Stepping Into Intern FAQs

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The Stepping Into™ program offers practical paid work experience for successful students or recent graduates with disability who may face significant obstacles in gaining employment. Obstacles include such things as academic transcripts that don’t reflect the students’ real potential, or having limited opportunity to participate in part time work while studying. The participating employers are pioneers within their field and are taking a leadership role in providing opportunities to students with disability to access internship opportunities.

Am I eligible?

  • To be eligible, you must have a disability and be registered with disability services at your university, or be able to provide a note from a medical professional.

If you are not sure what types of disability are included, please visit our What Is Disability? Any information about your disability will be removed prior to sending your application to the participating employers.

  • You must be enrolled in the second last or final year of a relevant tertiary degree at a recognised tertiary institution, or have graduated from a relevant degree within 36 months (three years) of the application date.
  • Applicants mustn’t be on a leave of absence from their studies.
  • You must have full work rights in Australia (citizenship or a relevant student visa. Each host organisation will have their own citizenship requirements)
  • You will need to be committed and prepared to participate fully in the program.
  • Preference will be given to those applicants who haven’t applied for or participated in the Stepping Into Program previously.

If you have questions about whether you are eligible for the Stepping Into program, please contact the Programs team at or 02 8270 9200

How does the Stepping Into Program work?

Internship opportunities are advertised in March for the winter semester break and August for the summer semester break.

Stepping Into Internships run for a minimum 152 hours (four weeks, if working full time).

After you apply, you’ll be required to meet with AND to talk about your skills, abilities and interests. You can also discuss any workplace adjustments, and get advice on how to share disability-related information with employers so they can support you to perform at your best.

If you are shortlisted for the next stage, you’ll be invited to an interview with the host employer.

Successful applicants will have the opportunity to complete a paid work experience program with one of our participating employers, and receive support and guidance from AND throughout the internship.

Employers that you are shortlisted to are responsible for selecting and notifying candidates for interview and offering candidates a position in their program.

Tips on filling out the application form

All sections of this application form must be completed. Please attach the following information (applications without the following documents attached will not be considered):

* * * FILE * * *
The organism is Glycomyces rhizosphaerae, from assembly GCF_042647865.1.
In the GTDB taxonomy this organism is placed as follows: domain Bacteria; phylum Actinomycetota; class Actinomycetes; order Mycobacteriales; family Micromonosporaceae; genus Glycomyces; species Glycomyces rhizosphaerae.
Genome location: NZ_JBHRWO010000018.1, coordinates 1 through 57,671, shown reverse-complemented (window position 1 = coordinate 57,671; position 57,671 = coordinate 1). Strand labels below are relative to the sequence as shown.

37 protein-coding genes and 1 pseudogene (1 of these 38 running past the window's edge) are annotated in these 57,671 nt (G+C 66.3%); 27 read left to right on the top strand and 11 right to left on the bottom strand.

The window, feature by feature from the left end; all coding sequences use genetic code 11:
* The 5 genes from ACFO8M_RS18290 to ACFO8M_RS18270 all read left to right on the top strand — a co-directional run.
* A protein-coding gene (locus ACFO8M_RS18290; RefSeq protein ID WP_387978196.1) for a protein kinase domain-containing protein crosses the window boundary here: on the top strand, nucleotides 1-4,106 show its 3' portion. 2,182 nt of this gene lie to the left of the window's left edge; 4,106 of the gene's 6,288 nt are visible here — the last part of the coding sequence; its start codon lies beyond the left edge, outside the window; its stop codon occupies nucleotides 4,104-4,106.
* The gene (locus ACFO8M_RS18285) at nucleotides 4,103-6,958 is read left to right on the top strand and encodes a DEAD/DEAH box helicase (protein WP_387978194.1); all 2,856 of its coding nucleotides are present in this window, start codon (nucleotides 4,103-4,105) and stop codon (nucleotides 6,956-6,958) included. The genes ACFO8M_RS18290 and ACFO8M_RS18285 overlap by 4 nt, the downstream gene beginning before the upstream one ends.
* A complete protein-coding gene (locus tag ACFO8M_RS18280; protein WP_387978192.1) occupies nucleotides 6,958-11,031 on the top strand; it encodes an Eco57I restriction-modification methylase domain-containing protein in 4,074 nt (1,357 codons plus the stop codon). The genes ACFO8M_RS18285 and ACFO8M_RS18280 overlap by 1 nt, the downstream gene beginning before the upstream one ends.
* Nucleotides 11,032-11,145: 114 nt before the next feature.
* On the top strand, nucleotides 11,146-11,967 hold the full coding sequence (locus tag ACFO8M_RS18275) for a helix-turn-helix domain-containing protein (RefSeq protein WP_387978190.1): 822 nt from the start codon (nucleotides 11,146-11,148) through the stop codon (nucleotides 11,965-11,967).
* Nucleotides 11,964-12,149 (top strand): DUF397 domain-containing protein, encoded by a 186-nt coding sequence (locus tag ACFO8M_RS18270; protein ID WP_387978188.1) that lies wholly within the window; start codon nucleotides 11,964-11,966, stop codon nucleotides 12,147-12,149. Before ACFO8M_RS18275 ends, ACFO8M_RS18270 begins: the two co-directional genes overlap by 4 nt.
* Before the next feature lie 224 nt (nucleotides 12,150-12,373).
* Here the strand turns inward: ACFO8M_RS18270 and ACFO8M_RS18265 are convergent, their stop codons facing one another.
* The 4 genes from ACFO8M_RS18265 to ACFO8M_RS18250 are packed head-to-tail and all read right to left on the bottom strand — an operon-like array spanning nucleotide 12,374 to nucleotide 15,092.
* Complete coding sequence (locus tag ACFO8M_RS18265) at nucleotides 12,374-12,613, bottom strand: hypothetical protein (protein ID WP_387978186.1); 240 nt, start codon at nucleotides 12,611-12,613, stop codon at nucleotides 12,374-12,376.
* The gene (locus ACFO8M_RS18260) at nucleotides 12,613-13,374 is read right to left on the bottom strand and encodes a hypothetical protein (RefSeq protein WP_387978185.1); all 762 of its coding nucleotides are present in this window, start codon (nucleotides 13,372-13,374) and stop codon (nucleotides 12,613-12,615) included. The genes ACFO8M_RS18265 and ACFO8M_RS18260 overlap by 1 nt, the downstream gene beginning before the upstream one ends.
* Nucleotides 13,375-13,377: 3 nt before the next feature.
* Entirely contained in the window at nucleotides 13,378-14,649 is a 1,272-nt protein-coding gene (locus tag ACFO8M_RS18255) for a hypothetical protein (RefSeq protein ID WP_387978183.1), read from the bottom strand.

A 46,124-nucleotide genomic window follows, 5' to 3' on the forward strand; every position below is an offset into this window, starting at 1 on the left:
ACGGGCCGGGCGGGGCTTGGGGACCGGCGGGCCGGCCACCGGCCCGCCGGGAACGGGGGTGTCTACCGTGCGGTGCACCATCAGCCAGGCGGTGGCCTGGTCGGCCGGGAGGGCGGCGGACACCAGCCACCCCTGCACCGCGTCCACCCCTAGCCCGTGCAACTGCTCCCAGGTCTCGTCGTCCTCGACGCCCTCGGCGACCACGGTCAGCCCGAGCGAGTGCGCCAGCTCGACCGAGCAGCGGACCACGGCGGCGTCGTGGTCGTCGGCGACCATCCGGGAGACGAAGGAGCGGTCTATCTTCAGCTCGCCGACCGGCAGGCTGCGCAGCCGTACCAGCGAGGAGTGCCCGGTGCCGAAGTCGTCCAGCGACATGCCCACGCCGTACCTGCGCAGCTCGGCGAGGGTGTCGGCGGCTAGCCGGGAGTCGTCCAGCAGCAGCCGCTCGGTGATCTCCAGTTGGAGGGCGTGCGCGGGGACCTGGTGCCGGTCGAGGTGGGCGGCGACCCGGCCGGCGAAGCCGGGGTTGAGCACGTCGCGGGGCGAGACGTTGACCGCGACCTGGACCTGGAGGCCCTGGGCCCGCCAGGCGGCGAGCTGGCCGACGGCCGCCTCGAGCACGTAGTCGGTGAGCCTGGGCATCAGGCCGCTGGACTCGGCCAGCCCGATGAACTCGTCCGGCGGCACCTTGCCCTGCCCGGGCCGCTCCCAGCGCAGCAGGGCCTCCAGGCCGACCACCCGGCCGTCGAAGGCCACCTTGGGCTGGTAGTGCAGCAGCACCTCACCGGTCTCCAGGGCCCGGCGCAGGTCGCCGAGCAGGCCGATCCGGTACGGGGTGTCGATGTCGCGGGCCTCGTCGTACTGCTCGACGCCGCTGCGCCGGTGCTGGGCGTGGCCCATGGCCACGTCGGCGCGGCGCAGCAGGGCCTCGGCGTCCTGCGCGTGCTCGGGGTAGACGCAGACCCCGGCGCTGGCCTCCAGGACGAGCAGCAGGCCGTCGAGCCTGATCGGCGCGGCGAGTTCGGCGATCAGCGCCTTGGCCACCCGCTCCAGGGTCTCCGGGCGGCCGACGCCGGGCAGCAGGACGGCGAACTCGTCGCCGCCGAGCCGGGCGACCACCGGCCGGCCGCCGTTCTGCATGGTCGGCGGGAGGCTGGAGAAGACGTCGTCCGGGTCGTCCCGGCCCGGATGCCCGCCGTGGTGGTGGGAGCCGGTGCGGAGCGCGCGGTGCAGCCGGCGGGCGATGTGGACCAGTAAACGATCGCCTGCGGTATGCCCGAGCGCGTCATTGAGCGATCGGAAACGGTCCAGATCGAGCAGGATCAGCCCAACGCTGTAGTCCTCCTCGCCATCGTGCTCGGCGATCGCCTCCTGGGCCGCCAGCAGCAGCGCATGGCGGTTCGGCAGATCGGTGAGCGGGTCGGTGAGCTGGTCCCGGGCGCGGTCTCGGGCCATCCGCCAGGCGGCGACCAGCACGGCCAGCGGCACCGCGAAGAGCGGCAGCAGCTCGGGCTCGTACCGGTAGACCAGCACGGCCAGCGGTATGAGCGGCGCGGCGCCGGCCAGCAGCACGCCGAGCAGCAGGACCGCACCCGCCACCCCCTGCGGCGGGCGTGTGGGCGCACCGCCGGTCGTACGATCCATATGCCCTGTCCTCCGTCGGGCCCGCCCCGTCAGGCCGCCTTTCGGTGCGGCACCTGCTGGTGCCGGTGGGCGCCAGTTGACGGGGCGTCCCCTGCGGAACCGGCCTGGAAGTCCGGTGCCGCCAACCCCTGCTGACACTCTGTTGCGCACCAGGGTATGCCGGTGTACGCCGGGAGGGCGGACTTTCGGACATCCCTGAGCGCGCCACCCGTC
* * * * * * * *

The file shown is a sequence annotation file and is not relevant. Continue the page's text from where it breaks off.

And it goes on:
• CV
  • Academic transcript (official or unofficial accepted)

Please also include relevant disability information. Examples include:

  • your Disability Access Plan from Disability Services at your university
  • a letter of diagnosis from your doctor
  • a letter from an allied health professional (these include but are not limited to audiologists, chiropractors, dietitians, occupational therapists, osteopaths, psychologists etc.)

It is important that the responses you provide in this application clearly articulate your skills and abilities. Below are some tips and guidelines for answering the sections of this application form in order to help you provide sufficient information in your application

General tips

  • Ensure you complete all fields. Leaving any section blank is an incomplete application.
  • Check for spelling, grammar and language. Get someone to proof-read before submitting.
  • If you use industry related terms or acronyms, ensure you elaborate, and ask yourself, would the recruiter understand this?

Other interests, activities and achievements

In this section, you should mention any involvement in extracurricular activities such as sporting clubs, university activities, achievements and prizes, either in your employment history, at university or the community.

The employer wants to get an understanding of who you are outside of your studies.

Career objectives

In this section, you should be clear about what your career goals are, what career interests you hope to pursue. Explain why you chose your course of study and how your studies are relevant to your career objectives.

The employer is interested in knowing why you have applied for the internship and your interest in being considered for an internship in their organisation.

Other work related skills and abilities

For this section, include any work-related skills and abilities you have and for each, provide an example of how you have demonstrated such skill either through your employment history, university or in the community.

The skills could include technical skills (for example, specific computer programs/software you have competencies in) or soft skills (such as customer service, communications skills and ability to work in a team).

The employer is interested in how your skills and abilities will match the internship offered and your ability to work effectively in their organisation.

Apply for an internship